The limits of the gold standard

For institutions looking to study job market trends, there are typically two main data sources available. The first, from BLS, are official government statistics primarily designed to track economic indicators such as the unemployment rate. The second, from proprietary companies such as Emsi Burning Glass, typically relies on postings to job board websites like LinkedIn. 

The details: The two sources have different strengths and weaknesses. The Emsi Burning Glass data can be considered “real time” data, because it identifies new job postings as they are released online. The BLS data, on the other hand, is updated less frequently but is comprehensive.

The BLS data is designed to compare economic trends across decades, and to map to state systems so that statistics like unemployment rates can be compared across states. For those reasons, the agency is reluctant to change the definitions underlying the data. That consistency, however, can make it difficult for education providers to use the data to determine which fields are in high demand.

BLS data is broken down according to the Standard Occupation Classification system, or SOC, a taxonomy used to classify different occupations. That taxonomy is designed to be public facing—the BLS website, for example, features a guide for job seekers that purports to tell them which occupation codes have the highest wages or the greatest potential for growth.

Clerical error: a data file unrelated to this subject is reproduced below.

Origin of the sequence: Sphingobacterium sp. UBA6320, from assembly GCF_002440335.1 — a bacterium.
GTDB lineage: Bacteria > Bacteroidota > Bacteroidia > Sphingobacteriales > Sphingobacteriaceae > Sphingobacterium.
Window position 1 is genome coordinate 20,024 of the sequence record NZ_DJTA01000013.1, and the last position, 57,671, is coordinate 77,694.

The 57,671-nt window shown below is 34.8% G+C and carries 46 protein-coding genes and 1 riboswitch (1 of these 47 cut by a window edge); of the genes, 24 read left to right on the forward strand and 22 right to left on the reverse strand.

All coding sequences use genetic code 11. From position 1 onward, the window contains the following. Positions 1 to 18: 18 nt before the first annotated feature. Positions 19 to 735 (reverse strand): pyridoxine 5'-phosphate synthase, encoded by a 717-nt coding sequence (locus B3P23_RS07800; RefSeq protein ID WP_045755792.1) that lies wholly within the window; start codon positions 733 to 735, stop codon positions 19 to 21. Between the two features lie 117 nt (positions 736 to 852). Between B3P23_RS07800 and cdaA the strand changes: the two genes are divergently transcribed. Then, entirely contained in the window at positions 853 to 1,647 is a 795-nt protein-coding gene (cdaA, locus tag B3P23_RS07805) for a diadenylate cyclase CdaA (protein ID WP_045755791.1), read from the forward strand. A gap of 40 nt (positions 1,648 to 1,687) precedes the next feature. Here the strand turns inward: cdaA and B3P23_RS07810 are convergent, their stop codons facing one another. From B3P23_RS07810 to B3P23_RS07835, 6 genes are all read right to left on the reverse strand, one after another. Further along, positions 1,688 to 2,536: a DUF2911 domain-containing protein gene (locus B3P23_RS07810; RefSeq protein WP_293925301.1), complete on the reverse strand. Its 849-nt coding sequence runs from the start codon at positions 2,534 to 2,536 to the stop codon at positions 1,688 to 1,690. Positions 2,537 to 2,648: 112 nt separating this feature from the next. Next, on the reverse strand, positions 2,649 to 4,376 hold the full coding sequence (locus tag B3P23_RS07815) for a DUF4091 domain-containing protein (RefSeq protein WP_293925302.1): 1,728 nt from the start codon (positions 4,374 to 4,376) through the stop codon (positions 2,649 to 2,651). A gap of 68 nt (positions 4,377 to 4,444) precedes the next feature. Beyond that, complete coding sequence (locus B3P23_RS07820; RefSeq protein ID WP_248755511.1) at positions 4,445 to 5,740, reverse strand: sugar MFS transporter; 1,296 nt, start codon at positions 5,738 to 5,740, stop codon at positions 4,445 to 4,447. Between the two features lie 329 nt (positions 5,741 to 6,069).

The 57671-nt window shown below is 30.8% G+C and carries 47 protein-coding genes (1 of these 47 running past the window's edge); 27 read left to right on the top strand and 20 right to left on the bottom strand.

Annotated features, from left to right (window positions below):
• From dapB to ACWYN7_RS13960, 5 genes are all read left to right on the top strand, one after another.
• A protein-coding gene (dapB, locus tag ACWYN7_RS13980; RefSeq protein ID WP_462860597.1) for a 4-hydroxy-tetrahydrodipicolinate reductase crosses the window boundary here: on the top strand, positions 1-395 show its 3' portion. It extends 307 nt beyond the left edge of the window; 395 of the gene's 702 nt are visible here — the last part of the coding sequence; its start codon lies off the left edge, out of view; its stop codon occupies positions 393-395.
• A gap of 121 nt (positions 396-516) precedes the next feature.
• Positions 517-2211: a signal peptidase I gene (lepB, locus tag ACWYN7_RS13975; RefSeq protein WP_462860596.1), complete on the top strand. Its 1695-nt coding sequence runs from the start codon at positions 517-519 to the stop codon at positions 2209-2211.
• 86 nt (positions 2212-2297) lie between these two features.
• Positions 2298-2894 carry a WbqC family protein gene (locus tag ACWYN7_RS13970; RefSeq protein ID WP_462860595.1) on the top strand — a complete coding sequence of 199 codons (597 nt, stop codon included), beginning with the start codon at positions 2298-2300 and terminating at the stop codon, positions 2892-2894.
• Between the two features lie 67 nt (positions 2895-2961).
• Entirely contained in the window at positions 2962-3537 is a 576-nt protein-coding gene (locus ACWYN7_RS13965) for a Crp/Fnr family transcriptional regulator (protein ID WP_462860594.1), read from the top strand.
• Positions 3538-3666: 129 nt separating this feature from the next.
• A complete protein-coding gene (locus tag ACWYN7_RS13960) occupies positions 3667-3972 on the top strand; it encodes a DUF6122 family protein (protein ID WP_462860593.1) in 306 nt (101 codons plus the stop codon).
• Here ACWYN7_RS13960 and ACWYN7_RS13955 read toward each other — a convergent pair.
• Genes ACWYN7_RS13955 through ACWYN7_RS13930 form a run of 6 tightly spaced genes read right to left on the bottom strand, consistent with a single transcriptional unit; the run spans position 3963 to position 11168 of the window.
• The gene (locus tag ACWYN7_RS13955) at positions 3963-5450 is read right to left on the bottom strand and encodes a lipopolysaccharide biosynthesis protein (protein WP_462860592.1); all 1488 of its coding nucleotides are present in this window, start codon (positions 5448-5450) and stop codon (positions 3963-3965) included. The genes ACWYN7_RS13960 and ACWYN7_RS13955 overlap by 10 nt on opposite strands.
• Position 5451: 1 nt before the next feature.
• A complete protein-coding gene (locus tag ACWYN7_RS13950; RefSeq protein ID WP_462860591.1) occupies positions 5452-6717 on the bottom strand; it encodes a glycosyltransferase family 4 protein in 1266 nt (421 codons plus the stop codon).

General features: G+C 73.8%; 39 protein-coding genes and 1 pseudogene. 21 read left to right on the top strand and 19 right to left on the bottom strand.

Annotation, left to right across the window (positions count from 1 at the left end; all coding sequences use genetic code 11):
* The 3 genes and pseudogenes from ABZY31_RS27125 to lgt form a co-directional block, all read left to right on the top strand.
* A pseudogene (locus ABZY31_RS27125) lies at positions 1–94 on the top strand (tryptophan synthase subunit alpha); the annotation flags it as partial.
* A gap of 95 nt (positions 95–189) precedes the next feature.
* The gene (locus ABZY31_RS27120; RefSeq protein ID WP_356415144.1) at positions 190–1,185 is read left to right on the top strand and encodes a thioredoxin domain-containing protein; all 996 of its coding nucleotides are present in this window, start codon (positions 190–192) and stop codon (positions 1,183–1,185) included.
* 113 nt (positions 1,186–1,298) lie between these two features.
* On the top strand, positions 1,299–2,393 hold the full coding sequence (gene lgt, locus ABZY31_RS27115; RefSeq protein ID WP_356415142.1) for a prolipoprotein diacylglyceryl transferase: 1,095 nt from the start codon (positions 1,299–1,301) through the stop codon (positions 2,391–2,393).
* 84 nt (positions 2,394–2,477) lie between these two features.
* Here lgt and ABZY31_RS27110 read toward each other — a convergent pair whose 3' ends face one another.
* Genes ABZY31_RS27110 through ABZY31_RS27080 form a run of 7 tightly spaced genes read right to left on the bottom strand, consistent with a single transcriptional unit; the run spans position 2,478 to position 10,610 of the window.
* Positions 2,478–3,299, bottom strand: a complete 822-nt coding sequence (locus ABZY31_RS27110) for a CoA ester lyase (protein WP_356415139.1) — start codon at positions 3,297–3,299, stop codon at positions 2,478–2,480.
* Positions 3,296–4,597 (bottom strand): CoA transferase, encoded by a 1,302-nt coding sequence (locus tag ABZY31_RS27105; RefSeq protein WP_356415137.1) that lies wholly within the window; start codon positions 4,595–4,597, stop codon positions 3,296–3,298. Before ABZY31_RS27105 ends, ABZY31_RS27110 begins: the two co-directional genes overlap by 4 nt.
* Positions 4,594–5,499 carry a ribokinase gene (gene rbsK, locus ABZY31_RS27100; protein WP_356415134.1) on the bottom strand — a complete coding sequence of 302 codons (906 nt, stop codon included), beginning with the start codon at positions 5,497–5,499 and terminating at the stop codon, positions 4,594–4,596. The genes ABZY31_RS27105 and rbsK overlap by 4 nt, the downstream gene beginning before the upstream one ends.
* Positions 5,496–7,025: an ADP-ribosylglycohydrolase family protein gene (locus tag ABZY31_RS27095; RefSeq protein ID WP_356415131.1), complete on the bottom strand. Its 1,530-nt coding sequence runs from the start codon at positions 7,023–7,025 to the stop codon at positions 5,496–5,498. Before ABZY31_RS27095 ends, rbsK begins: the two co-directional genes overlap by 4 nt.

But the taxonomy was last updated in 2010, according to a BLS spokesperson. 

By erring on the side of consistency, experts say, the BLS’ data may reflect dated assumptions about how the U.S. labor market is structured. In many cases, those assumptions may not have been accurate to begin with.

The federal taxonomy represents “how government believes the labor market is structured,” Tyszko said.

“However, this taxonomy does not always reflect actual job titles and business functions. It is an attempt to define and structure the labor market, which is actually unstructured and incredibly heterogeneous.”

On the ground: That can trip up practitioners like Roberts. His program was categorized under “computer programmer,” which BLS defined as typically requiring a bachelor’s degree, per XPRIZE emails reviewed by Work Shift. At the time, BLS also projected that the field would decline by 7.2 percent. (The new 2020-2030 projections now have it declining by 10 percent). According to these numbers, any attempts to train programmers would likely not be fruitful.

But at the same time, a similar field, “software developers, quality assurance analysts, and testers,” is projected to grow by 22 percent. And while both fields typically require a bachelor’s degree, according to the BLS website, companies at least say that’s changing. Apple, Google, IBM, and Microsoft have all dropped degree requirements for entry-level technical roles, and are investing heavily in creating alternative pathways to tech jobs. The data don’t capture any of that—but they’re the gold standard that organizations like XPRIZE use.

“They were relying on a data source, and exclusively relying on that data source, and not putting the effort in,” Roberts said of his experience with the prize. “It would have taken minimal effort to determine where is industry at, where is the gap, where is there capacity for us to create well-paying jobs.”